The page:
a) the change in lease payments results in revised consideration for the lease that is less than the consideration for the lease immediately preceding the change;
b) any reduction in lease payments affects only payments originally due on or before 30 June 2021; and
c) there is no significant change to other terms and conditions of the lease.
These changes also apply to lessors as the amendment requires any change in lease income meeting the criteria a – c above to be booked on a systematic basis over the periods that the change in lease payments is intended to compensate.
Practical impact and interpretation for preparers
Onerous lease agreements
Entities will need to assess whether contracts including lease agreements have become onerous, either as at the reporting date (for adjustment) or after the reporting date (for disclosure). Key issues include:
- the difficulty in assessing whether a lease has become onerous;
- entities may never have undertaken these sorts of calculations and may not have the expertise in-house; and
- the consideration of timing to determine if the onerous lease provision is an adjusting or non-adjusting event after the reporting date.
Management should be aware that because this is a valuation exercise, the ethical standards for auditors preclude the entity’s auditor from assisting in performing the calculation of the provision. Therefore, it is even more imperative that these items are dealt with as soon as practically possible to be able to source any assistance.
The October 2020 amendment to FRS 102 brings clarity and consistency for temporary rent concessions that are within its scope as the rules in FRS 102.20.15C and 20.15D must be followed.
Whilst this will bring consistency for short term concessions for payments due on or before 30 June 2021, for those outside of scope it means the entity will require to choose an appropriate accounting policy for any slightly longer term rent negotiations (eg a rent reduction for 12 months to September 2021) or rent deferrals (with no reduction in rentals payable) which would be on a straight line basis over the remaining period of the lease or another systematic basis if that is more representative of the entity’s use of the asset.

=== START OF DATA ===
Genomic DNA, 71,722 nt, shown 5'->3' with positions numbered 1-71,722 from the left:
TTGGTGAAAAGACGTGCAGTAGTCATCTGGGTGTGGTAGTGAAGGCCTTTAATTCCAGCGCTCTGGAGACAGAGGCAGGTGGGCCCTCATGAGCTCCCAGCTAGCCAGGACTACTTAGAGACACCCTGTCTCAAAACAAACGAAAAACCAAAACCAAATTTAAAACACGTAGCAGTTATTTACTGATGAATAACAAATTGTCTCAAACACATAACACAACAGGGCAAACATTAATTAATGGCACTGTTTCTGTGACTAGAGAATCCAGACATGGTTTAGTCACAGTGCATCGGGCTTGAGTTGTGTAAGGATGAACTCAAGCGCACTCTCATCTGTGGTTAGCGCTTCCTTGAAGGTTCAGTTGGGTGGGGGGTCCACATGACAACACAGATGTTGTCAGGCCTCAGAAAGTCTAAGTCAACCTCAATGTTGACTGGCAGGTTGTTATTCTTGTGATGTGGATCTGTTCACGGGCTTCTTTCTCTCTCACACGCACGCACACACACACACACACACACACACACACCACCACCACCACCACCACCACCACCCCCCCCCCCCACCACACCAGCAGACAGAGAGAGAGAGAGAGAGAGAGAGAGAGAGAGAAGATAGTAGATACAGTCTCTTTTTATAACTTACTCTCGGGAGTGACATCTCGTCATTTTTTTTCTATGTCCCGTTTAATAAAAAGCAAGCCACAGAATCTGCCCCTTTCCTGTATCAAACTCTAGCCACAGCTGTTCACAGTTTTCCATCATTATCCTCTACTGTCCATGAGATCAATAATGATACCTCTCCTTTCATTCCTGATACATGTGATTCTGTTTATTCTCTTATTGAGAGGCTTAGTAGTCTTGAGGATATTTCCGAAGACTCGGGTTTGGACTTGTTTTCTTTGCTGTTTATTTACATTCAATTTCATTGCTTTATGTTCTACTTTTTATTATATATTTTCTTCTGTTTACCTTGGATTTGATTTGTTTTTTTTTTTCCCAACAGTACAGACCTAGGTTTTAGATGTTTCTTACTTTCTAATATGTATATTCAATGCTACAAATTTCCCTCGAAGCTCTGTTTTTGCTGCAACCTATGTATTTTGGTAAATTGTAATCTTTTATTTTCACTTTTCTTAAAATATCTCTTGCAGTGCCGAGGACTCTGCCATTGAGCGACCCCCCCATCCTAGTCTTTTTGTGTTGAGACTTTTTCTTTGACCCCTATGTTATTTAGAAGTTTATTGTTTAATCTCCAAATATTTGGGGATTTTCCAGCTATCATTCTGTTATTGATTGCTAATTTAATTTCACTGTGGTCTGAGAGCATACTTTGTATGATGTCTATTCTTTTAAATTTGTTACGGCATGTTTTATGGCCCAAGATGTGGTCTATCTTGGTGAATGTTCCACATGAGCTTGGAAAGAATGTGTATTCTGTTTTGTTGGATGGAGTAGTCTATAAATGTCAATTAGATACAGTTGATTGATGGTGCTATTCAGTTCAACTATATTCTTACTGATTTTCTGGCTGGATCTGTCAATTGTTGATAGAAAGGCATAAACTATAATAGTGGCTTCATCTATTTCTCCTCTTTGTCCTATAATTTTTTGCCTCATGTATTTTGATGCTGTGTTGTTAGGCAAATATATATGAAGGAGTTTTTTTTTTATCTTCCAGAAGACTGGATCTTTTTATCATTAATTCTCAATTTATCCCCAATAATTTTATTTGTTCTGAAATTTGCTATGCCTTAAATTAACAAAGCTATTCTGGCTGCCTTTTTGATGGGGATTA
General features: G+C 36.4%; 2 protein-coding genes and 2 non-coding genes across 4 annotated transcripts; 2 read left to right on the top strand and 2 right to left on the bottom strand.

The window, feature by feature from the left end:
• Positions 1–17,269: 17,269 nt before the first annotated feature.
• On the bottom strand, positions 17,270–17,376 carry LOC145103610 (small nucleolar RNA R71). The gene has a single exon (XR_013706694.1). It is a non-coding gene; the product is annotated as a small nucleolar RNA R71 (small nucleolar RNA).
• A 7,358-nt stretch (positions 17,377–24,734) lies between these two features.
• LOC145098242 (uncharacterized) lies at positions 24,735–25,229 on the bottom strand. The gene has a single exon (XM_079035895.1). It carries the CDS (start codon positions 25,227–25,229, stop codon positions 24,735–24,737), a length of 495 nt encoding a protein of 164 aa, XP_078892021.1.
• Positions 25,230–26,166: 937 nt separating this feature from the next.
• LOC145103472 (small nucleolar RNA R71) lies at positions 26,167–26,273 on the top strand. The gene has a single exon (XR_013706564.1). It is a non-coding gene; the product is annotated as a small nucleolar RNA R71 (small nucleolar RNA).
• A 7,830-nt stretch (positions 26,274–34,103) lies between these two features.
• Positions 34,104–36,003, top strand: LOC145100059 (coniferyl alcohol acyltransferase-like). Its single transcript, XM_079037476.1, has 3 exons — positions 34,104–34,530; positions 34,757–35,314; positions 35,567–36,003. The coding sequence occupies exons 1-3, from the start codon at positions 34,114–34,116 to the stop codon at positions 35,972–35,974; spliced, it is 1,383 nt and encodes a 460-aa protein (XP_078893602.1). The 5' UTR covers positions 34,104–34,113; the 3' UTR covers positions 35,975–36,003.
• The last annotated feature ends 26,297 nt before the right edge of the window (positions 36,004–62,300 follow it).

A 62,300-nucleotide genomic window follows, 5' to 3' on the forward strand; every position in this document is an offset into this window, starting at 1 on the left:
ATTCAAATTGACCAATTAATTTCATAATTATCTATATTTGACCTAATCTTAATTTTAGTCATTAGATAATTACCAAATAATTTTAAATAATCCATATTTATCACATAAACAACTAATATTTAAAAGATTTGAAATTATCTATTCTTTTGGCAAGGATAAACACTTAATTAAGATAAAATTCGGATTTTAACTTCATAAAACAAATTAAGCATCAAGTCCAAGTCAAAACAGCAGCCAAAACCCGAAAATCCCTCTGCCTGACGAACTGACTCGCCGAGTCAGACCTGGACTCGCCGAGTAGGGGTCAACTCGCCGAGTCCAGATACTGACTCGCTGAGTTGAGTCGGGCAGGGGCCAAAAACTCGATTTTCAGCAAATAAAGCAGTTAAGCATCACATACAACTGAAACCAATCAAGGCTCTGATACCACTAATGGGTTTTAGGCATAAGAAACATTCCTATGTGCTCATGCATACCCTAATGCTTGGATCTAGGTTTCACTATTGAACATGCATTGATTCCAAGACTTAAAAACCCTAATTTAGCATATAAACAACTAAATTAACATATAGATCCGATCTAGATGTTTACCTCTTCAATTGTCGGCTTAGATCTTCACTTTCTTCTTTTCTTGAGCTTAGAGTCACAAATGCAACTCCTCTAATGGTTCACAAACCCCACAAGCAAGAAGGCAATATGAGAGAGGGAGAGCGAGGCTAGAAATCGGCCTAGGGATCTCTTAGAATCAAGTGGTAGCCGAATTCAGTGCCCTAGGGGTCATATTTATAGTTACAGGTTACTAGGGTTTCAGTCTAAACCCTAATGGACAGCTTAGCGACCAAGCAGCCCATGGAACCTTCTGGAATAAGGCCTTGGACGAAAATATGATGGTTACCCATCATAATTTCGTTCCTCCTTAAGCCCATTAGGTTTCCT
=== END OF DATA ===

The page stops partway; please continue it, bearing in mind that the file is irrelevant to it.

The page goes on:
An example of ‘another systematic basis’ is: if a landlord agrees to a suspension of the lease for three months as a result of coronavirus (so the term is extended by three months, and a three month rent free period is granted), meaning that the entity is not able to access their office for those same three months, it may be appropriate to recognise no rental costs. This is different to the usual treatment of rent-free periods that are provided as a lease incentive when entering into a lease where cost would be accrued to facilitate spreading the overall costs evenly over the entire term of the agreement.
Care should be taken by those who are only out of scope of the amendments due to the start of the accounting period being before the effective date of 1 January 2020, as it will require to be applied in the next accounting period, and if material, this could necessitate a prior period adjustment if the accounting chosen was not consistent with the amendment.
Other changes to lease arrangements may have different accounting treatments and each one should be considered on their own merits.
We would always recommend that management seek professional advice concerning valuations where significant amounts of judgement are required. When considering whether or not a lease meets the definition of an onerous contract, it may be necessary to consult a valuation specialist.
Similarly, before entering into a lease or an amendment to a lease such as a rent concession, management should seek to understand the accounting and tax consequences especially with specific rules being introduced by the time limited amendment to FRS 102 in October 2020 for Coronavirus related temporary rent concessions.